Some NGO representatives and observers have argued that increasing hunting offtake of elephants should be promoted by the government of Namibia. At present, the numbers of elephants that are allowed to be hunted in the NyaeNyae and N/a Jaqna Conservancies in northeastern Namibia is approximately a dozen.  Some local people have said that elephants should be moved out of the area to national parks such as Khaudum to the north or Etosha National Park to the southwest.  However, it should be noted that elephants and other animals have been destroyed by large-scale fires in Etosha, some of which were blamed on local people. As a result, the government of Namibia and NGOs are considering how to develop a fire management strategy that will reduce the impacts of large, hot fires.

Many people in southern Africa see elephants as important symbols of power and prestige, and they admire their social organization, intelligence, and communicative abilities. Elephants figure prominently in indigenous peoples’ stories, myths, and memory.  Most people in southern Africa do not want to see elephants destroyed; rather, they would prefer to see effective practices and policies put in place that reduce human-elephant conflict.  They are fully aware of the limitations of barrier strategies, and many of them do not favor culling of elephants or expanding the numbers of elephants that can be taken by professional hunters and their clients.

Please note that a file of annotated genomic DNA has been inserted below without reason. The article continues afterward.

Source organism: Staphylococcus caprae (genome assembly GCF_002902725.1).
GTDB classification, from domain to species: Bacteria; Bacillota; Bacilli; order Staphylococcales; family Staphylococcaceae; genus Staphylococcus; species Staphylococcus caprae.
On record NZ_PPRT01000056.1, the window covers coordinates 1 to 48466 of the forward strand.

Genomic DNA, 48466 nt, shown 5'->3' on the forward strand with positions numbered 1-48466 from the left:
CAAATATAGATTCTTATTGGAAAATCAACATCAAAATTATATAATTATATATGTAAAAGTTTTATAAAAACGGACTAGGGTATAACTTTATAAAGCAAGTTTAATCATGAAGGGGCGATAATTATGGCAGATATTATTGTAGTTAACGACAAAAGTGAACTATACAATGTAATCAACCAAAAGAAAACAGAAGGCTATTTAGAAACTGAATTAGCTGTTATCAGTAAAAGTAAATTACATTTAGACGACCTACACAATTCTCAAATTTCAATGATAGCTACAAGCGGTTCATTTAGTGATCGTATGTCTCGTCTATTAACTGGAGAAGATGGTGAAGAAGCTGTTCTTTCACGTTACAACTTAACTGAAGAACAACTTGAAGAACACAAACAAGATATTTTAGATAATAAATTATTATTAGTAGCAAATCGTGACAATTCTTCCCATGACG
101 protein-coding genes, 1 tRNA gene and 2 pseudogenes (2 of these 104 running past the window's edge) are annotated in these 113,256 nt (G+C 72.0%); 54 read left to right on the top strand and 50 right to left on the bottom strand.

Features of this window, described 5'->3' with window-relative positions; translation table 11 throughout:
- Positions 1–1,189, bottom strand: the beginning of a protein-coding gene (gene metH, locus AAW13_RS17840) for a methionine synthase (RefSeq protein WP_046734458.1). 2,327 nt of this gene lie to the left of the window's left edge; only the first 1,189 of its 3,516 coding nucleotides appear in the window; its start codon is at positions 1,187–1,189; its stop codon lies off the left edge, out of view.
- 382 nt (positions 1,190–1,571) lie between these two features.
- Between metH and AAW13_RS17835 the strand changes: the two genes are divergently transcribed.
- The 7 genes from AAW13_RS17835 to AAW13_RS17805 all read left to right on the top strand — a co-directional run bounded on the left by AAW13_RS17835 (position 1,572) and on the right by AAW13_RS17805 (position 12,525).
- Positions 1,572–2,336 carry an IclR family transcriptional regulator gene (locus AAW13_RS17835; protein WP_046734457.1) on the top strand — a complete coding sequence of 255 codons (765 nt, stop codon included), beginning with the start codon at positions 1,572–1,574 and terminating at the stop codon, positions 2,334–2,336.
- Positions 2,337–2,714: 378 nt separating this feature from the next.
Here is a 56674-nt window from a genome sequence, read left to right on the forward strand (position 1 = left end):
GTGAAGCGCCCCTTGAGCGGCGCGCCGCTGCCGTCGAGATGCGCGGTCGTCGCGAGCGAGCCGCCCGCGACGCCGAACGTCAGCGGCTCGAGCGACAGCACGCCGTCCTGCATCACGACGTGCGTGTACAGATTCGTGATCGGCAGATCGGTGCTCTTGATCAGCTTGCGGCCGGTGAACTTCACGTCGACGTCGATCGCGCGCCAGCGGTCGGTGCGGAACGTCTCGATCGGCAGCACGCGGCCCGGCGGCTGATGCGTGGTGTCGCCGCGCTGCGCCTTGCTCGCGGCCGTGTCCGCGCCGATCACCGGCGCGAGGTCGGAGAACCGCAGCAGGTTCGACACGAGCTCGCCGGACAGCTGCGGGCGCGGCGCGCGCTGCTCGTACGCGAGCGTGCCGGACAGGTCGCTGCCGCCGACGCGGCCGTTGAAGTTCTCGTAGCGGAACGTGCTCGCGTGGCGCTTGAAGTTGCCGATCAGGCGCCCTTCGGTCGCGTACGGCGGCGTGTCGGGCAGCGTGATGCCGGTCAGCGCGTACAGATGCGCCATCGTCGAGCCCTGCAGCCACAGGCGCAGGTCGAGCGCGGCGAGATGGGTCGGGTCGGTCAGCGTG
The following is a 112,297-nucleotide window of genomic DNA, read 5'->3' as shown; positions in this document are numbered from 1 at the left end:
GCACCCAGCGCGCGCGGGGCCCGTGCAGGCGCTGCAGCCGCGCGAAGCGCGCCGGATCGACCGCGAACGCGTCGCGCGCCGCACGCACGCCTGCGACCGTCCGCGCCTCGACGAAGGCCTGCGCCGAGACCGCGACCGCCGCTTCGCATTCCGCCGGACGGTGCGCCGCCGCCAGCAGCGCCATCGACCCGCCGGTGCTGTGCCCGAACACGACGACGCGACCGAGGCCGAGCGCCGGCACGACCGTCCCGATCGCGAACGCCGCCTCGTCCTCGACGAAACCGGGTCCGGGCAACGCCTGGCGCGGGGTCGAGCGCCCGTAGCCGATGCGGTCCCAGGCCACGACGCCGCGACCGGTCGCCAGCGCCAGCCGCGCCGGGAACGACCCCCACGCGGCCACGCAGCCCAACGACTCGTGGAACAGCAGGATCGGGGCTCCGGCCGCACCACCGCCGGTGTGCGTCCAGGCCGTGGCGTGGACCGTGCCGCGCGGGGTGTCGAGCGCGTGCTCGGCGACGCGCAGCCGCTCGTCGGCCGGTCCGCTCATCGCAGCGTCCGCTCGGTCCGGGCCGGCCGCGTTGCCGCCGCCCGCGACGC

Careful consideration will have to be given to how best to deal with the contentious issues of elephants, borders, boundaries, and barriers in southern Africa. One way to do this is to listen more carefully to local people. A second strategy is to come up with ways to provide fair and just compensation for elephant damage to people’s assets. A third is to expand the returns that accrue to local communities from the presence of elephants in their areas. And last but by no means least,states, NGOs, and local communities must work out ways to dissuade elephants from coming in conflict with people, using innovative means that protect and promote the well-being of both people and elephants.

Acknowledgments

We thank the NyaeNyae Development Foundation of Namibia, the NyaeNyae Conservancy, the N/a Jaqna Conservancy, the Legal Assistance Centre, and the Ministry of Environment and Tourism (Namibia); the Zimbabwe National Parks and Wildlife Management Authority (Zimparks), and the Department of Wildlife and National Parks (Botswana) for information that they provided for this paper



Hitchcock, Robert K. and Wayne A. Babchuk (2015) Elephant Engagements and Indigenous Peoples: Borders, Boundaries, and Barriers in Southern Africa. Paper for the symposium on ‘Elephant Engagements: Cultural Values, Ecological Roles, and Political Action’ Stephanie Rupp and Robert K. Hitchcock, organizers. American Anthropological Association’s 114th Annual meetings, Denver, Colorado, November 18-22, 2015.

 

blog comments powered by Disqus